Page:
Boeing to test drones in area
May 3, 2006
Flight training for a Boeing-designed robotic airplane, dubbed the ScanEagle, will be conducted at the Melrose Bombing Range beginning this summer, according to Boeing spokesperson Chick Ramey.
The range is a 66,000-acre swath of land located west of Cannon Air Force Base, which serves as the primary training site of the 27th Fighter Wing. The wing’s F-16 jets, however, were assigned to other military installations as part of the 2005 Base Realignment and Closure Process. Department of Defense officials were asked to find a new mission for Cannon, or close the base by 2010, as part of that base closure round.
Air Force officials did not respond to a request for information on Boeing’s interest in the Clovis area.
A spokesperson for Sen. Pete Domenici, R.-N.M., said he could not “make a direct link between what Boeing has decided and what we expect to be a positive outcome for Cannon later this year.”
But he said the senator is “optimistic that the Boeing decision fits in with what Secretary Donald Rumsfeld and the Pentagon are moving toward — joint mission facilities to support what the defense department needs.”
Initial staffing for the Boeing training endeavor at Melrose is estimated at less than 20, Ramey wrote Wednesday in an e-mail to the Clovis News Journal.
Training for military personnel who would operate the unmanned 4-foot aerial vehicles will likely be held in Clovis Community College classrooms, Ramey wrote in the e-mail. Negotiations for the use of the classrooms is still under way, officials said on Wednesday.
Instructors supplied by Boeing would likely teach military students in the classrooms, according to Clovis Community College administrator Tom Drake.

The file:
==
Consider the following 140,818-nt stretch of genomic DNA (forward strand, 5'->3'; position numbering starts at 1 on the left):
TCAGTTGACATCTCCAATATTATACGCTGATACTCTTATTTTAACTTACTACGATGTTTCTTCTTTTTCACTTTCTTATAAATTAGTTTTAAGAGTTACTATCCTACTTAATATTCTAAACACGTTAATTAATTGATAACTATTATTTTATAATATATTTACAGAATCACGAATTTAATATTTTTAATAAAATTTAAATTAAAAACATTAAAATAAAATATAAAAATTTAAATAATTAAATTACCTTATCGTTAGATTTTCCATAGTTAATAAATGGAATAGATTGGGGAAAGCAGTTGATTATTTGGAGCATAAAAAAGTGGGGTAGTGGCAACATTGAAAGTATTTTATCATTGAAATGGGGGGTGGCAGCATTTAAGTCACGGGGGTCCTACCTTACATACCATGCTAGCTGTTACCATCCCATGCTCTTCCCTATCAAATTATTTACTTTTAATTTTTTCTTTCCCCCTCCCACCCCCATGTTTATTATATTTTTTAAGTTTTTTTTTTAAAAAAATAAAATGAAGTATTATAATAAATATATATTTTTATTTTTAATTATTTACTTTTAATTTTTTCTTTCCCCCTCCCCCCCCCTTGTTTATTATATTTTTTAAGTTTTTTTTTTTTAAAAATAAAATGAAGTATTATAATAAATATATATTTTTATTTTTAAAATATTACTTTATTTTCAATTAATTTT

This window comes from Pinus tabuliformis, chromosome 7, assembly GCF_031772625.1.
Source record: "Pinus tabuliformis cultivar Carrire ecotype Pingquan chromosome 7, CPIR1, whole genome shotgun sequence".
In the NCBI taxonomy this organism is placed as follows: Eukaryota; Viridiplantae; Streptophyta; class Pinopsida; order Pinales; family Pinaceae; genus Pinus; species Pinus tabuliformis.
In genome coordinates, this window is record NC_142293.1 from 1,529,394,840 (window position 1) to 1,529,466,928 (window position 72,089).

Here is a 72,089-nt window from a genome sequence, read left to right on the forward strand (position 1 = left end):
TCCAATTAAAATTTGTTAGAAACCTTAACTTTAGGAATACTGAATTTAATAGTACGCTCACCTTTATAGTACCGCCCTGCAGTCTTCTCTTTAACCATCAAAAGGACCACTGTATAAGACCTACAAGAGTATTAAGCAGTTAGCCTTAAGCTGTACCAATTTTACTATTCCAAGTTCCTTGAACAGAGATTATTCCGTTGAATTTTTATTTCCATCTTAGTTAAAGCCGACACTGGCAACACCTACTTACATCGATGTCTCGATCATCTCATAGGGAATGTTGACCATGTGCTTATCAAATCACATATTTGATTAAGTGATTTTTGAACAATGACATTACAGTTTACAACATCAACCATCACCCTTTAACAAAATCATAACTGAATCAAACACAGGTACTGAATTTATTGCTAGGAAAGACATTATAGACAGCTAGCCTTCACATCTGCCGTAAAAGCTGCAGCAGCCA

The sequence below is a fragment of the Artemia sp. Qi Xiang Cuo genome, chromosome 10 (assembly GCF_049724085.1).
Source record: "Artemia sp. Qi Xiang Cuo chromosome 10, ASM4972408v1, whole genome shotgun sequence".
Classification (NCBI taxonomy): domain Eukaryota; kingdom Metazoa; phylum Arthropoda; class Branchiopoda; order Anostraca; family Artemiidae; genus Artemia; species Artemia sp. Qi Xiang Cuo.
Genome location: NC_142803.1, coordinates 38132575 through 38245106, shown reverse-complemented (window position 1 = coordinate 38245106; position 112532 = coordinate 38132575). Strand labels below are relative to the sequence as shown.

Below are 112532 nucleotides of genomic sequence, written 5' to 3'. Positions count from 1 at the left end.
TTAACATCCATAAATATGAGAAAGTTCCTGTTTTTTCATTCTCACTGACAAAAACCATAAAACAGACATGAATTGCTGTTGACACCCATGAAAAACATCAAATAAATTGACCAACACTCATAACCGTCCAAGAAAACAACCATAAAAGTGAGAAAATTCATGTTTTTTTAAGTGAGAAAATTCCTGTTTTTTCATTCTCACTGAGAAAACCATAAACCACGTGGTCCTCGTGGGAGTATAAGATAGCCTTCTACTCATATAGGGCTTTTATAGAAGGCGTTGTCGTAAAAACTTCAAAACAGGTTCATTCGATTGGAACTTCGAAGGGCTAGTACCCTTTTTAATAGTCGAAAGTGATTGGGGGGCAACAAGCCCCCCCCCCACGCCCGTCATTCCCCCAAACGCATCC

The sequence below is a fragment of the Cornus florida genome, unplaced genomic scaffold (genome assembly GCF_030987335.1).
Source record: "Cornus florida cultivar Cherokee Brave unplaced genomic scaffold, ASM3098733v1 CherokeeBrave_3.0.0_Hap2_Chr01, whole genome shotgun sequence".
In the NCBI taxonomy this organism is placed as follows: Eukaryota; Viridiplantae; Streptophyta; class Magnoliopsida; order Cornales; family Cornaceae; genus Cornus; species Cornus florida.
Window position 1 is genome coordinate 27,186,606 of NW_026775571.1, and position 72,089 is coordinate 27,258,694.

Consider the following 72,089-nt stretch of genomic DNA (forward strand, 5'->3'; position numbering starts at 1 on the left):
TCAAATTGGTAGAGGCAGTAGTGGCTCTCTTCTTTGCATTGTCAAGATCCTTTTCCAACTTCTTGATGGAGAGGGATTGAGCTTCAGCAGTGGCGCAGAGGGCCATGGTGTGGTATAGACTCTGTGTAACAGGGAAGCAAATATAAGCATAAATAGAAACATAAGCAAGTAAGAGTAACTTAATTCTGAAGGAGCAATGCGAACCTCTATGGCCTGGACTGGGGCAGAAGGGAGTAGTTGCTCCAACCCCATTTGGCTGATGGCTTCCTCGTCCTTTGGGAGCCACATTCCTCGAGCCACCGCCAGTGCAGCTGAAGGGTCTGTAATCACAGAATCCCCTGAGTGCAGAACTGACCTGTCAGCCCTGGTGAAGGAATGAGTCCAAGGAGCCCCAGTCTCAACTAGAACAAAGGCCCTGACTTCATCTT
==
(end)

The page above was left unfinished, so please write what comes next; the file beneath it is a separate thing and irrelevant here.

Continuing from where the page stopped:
“We haven’t finalized anything yet, but we are working toward an agreement,” Drake said.
The college won’t experience any immediate growth as a result of an arrangement with Boeing, Drake said. But that “depends on what Boeing foresees and plans,” he said.
The Marines and Navy have used ScanEagles for intelligence and reconnaissance work in Iraq, according to Boeing officials. Boeing officials said the drones send detailed real-time video images to military personnel on the ground.
The commercial and military aircraft giant has a contract to supply an undisclosed number of ScanEagles to the Army and the Navy, Ramey previously indicated. The unmanned aerial vehicle had its first successful flight about four years ago, according to the Boeing Web site.
“Clovis was chosen (as a testing site) due to its airspace access, weather, infrastructure and affordability,” Ramey wrote in the e-mail.
The plane can soar to heights of 16,000 feet, but usually flies at 1,600 feet, Ramey said.